Skip to main content

The great outdoors

There’s nothing quite like a good old fashioned walk. The type of activity that might be suggested on Christmas Day, when everything is shut and there are no other options. Layers of clothes that you wouldn’t wear on the high street. Stuffing your feet into wellies and accepting blisters in favour of warm, dry toes. Kids groaning and dragging their feet because they’d rather be in front of the TV; adults trying to shift hangovers by gulping fresh air (and dragging their feet).

But my favourite part about walking with friends and family is the chat. If you know the people you’re walking with well enough that silence isn’t considered awkward, you get around to talking about all the interesting stuff. Patterns in the clouds. Idle week-day-dreams that won’t be contained. Politics rears its head, and it is blissfully ignored; it doesn't matter out here.

There’s nothing I love more than a sky that touches only treetops. It drips at the edges of my vision into landscapes of amethyst heather and razor-tipped gorse. We talk about books we’d write if only we had the time. Dreams are all possible when we’re walking. Spare time is something we understand; if only we could use it more wisely.

Then there’s coming home. Stripping off mud covered socks. Putting the kettle on. Milky hot chocolate rewards for anyone under 18 and coffee for weary adults. No matter how much time we spend asleep, the day is always a few hours too short.

Oh Brother Where Art Thou. Lord of the Rings. Moonrise Kingdom. The Name of the Wind. Stranger Things. Whatever your particular brand of fantasy there is always hindsight and clarity to be found just by walking in the woods.


Popular posts from this blog

October – Red, Yellow and Blue?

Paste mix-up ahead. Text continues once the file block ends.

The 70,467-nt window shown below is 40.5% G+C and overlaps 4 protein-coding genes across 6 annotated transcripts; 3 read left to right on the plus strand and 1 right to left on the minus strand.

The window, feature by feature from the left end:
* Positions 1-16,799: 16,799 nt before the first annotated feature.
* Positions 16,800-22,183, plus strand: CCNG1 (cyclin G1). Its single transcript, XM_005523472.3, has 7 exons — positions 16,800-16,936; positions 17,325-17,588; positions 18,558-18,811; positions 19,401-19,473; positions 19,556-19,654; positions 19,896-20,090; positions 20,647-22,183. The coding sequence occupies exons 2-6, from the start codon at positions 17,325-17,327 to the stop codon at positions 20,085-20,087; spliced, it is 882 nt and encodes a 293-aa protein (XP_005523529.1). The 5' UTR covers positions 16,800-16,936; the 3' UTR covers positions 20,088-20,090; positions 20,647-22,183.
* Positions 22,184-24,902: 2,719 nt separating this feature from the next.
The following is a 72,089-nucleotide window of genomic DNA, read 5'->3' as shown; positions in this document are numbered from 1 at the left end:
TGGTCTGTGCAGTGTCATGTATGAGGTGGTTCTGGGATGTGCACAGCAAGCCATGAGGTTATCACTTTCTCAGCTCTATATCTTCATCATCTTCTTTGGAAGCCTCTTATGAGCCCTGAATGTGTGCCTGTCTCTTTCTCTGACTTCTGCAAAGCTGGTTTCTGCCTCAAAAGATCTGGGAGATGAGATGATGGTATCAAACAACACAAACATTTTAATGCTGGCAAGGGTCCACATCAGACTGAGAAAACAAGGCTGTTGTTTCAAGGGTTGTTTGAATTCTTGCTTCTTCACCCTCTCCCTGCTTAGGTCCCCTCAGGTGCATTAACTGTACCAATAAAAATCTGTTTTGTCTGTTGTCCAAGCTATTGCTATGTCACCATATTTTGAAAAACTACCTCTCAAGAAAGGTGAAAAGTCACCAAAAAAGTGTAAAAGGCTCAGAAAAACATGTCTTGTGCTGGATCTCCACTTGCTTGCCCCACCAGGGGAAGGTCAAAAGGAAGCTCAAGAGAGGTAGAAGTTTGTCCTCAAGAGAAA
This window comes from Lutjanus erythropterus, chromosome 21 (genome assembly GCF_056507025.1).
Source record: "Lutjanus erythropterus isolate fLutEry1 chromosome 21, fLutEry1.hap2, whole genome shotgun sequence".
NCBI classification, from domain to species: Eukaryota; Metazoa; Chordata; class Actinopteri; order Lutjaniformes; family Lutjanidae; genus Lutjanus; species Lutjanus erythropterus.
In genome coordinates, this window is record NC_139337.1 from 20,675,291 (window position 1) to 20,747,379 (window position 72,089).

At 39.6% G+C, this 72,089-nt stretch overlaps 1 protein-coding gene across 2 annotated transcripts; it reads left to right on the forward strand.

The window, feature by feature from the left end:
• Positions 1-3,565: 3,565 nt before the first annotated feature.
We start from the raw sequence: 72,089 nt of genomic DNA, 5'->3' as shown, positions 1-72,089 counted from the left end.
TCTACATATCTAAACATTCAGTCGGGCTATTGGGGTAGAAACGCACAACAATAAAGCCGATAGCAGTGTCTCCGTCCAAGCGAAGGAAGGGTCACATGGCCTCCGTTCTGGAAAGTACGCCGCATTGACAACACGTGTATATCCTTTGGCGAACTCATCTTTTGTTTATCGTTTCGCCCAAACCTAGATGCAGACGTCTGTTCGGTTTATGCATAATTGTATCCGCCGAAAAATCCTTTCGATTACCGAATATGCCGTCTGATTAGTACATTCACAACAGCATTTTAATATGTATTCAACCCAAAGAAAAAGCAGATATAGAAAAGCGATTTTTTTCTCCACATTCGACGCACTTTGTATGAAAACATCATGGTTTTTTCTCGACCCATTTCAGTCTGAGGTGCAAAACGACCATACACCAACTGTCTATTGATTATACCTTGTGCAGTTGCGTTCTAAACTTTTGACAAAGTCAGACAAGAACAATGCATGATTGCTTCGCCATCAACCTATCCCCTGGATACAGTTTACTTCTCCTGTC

September passed in a blur and here we are, almost at the end of October. This might be a quieter period for me (although looking at the calendar I have no free weekends until mid-November) and I want to spend more time writing. October is one of my favourite months. Yes, I know, how Instagram of me – but I’m an early bird and a photographer, so Autumn morning light just can’t be beaten. Conkers littering pathways, scarves you can get lost in and wearing boots every. single. day. Flame red leaves. Mustard yellow jumpers. But the blue – the blue is subtler. It arrives in the evening with the early dusk, just as you’re sitting down to eat. It stretches out on your lap while watching TV. It perches on the sink, waiting while you brush your teeth. It’s there first thing in the morning, in the 6am darkness. The first few seconds of your new day, your fresh start. It feels like an old friend arriving at the door, but I never know how to entertain it. A fami

Emerging for Spring

I’ve been taking a little break from my blog and social media in general, deliberately trying not to post anything over Christmas and New Year. Sometimes I like the challenge of keeping my own website updated; other times it feels like a chore. I’m lucky that this remains a hobby, and I intend to keep it that way. I wrote the title of this post a couple of weeks ago, after the first round of snow hit Southampton. The general consensus of snowed-under Britain was that you should stay indoors, something I was glad to do. This weekend we had planned to tame the garden, but the weather had other ideas. So here I am, inside again, finding odd little things to do. We’ve had the opportunity to catch up with a backlog of house chores that have been begging for completion since Christmas. Last weekend we rearranged the furniture in J’s bedroom so he had a bit more space. I’ve cleared the junk out of the downstairs toilet (it’s now usable again for the first time i

Top 3 books of 2016

Ah reading. It’s one of those things we all say we wish we had more time to do, but like any good habit sometimes you just gotta stick at it while it’s boring until it becomes fun. Or, in the case of books, if you’re struggling to read it put it down. It’s probably not interesting you. I challenged myself to read 10 new books last year. I wanted to find a way to fit reading into my daily schedule again, so I decided to commit to put my phone away on my commute and use the bus journey to read instead. I can’t read in bed because being in bed makes me tired, and I manage an average of about 2.5 pages before my eyelids begin to droop. My general rule is if it’s time usually spent looking at my phone, I could be reading instead. At breakfast, instead of scrolling through Instagram, pick up a book. Read in the evenings instead of sticking the TV on and ignoring it (better still, turn the TV off). Stop pretending I’m going to tidy the house and curl up with a boo